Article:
For everyone, but particularly those who are facing death as a result of cancer or other means, his blog shows how he extracted every last drop of joy that he could out of his life before the end. From his final post:

The world, indeed the whole universe, is a beautiful, astonishing, wondrous place. There is always more to find out. I don’t look back and regret anything, and I hope my family can find a way to do the same.

My Interview with Derek K. Miller

I had the great fortune of having a long conversation with Derek about digital legacy, digital identity and technology on May 28, 2010. Despite our intentions at the time, it would be our one and only discussion. He wrote a blog post about our “gabfest” then, which included his thoughts on preparing a digital legacy. I recorded our talk, with his permission, as an alternative to note-taking. When I wrote my post at the time, I promised to write more about the discussion we had. As sometimes happens in life, I didn’t get back to that plan.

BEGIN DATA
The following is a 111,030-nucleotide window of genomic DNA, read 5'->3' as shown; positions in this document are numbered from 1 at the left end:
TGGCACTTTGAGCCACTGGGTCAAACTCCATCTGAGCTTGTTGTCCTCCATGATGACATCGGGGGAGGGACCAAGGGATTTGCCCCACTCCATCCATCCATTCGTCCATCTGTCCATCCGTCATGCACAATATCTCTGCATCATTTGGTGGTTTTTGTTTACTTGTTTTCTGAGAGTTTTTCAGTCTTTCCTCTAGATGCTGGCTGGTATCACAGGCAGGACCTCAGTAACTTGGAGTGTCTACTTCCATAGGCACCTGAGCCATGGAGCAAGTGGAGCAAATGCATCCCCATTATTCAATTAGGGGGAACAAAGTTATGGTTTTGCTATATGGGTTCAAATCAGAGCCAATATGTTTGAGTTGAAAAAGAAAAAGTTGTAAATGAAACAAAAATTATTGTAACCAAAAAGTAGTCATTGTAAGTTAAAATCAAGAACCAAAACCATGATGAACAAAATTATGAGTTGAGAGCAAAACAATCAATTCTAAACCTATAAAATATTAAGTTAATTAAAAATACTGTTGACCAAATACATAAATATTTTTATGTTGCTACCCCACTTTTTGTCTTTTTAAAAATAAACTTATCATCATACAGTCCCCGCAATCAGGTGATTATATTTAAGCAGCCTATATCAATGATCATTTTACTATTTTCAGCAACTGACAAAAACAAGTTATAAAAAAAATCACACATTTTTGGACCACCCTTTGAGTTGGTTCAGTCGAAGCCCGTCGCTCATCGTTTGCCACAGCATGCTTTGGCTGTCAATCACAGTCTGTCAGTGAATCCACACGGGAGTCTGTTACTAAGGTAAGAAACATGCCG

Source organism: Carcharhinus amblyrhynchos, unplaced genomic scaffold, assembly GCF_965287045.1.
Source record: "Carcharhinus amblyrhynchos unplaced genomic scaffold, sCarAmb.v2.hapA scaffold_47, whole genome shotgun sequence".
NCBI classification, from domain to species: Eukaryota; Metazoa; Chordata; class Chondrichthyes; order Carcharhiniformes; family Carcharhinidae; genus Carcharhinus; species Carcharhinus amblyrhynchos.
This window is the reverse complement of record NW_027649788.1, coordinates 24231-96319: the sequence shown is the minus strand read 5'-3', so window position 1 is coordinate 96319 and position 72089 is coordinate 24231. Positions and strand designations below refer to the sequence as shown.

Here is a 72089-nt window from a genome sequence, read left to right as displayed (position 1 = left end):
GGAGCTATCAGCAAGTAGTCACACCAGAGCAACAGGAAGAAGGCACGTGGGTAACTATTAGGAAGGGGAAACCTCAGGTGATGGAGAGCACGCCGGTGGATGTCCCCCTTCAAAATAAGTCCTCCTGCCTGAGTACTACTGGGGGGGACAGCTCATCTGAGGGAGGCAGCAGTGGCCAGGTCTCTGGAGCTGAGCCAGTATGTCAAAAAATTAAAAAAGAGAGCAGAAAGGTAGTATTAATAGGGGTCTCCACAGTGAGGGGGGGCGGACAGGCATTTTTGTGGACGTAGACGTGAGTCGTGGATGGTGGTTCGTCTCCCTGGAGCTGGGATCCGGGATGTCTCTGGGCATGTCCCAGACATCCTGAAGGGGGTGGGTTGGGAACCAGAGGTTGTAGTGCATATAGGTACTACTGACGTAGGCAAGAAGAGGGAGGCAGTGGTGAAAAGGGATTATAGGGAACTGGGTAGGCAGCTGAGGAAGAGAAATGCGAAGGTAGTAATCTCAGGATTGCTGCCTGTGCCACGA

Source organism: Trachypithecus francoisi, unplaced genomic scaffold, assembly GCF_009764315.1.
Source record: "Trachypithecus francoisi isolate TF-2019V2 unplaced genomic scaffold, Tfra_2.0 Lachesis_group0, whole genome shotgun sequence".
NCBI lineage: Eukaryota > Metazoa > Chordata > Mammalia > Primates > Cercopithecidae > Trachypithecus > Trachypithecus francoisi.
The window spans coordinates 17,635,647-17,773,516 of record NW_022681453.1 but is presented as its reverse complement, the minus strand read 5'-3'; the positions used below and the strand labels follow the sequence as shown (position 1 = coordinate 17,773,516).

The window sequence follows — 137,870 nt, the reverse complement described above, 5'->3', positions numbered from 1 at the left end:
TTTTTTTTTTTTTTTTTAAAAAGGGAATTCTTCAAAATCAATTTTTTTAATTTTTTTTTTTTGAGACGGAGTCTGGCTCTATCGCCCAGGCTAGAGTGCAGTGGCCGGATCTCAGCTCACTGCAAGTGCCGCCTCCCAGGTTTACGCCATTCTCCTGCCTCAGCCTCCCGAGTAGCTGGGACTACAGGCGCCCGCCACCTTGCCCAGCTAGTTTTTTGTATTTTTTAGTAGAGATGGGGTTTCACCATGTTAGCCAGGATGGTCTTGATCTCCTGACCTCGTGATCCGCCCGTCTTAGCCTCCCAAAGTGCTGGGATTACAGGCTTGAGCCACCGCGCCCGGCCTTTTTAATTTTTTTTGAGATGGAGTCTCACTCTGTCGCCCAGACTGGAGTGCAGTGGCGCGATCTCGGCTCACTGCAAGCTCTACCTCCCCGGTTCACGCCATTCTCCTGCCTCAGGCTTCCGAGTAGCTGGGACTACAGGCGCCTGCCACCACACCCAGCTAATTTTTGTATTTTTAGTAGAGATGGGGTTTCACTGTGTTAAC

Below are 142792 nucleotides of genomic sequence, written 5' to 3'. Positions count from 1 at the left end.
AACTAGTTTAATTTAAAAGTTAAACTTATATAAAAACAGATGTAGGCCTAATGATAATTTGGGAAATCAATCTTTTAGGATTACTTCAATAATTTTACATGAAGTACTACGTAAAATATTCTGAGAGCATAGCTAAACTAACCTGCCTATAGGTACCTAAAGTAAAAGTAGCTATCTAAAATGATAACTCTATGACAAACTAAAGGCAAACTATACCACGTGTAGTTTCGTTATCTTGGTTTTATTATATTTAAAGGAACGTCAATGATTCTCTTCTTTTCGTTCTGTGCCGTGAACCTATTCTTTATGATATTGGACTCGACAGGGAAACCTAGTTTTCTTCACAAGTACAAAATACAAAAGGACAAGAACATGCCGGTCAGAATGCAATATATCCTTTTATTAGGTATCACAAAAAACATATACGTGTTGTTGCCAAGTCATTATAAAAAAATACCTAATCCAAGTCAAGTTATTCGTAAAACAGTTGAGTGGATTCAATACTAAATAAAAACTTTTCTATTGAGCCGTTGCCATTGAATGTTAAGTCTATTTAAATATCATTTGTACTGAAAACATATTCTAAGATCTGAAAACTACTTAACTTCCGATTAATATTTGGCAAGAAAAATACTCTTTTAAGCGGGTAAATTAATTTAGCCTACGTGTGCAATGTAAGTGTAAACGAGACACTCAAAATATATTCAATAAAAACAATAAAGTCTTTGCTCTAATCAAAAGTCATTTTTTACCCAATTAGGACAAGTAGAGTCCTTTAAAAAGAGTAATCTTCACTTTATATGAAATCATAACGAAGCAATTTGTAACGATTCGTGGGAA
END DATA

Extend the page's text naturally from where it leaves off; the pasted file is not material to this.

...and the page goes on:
As a tribute to Derek and his contribution to the topic of digital legacy and digital executorship, I’ve decided to post the entire unedited conversation here – late beginning, sketchy audio in places, and free-flowing. It’s clear from listening to it again how thoughtful and passionate Derek K. Miller was about technology and the effects that it has on our lives.

I’m feeling a loss today, but am grateful that he did so much to preserve his digital self for all of us to discover and learn from.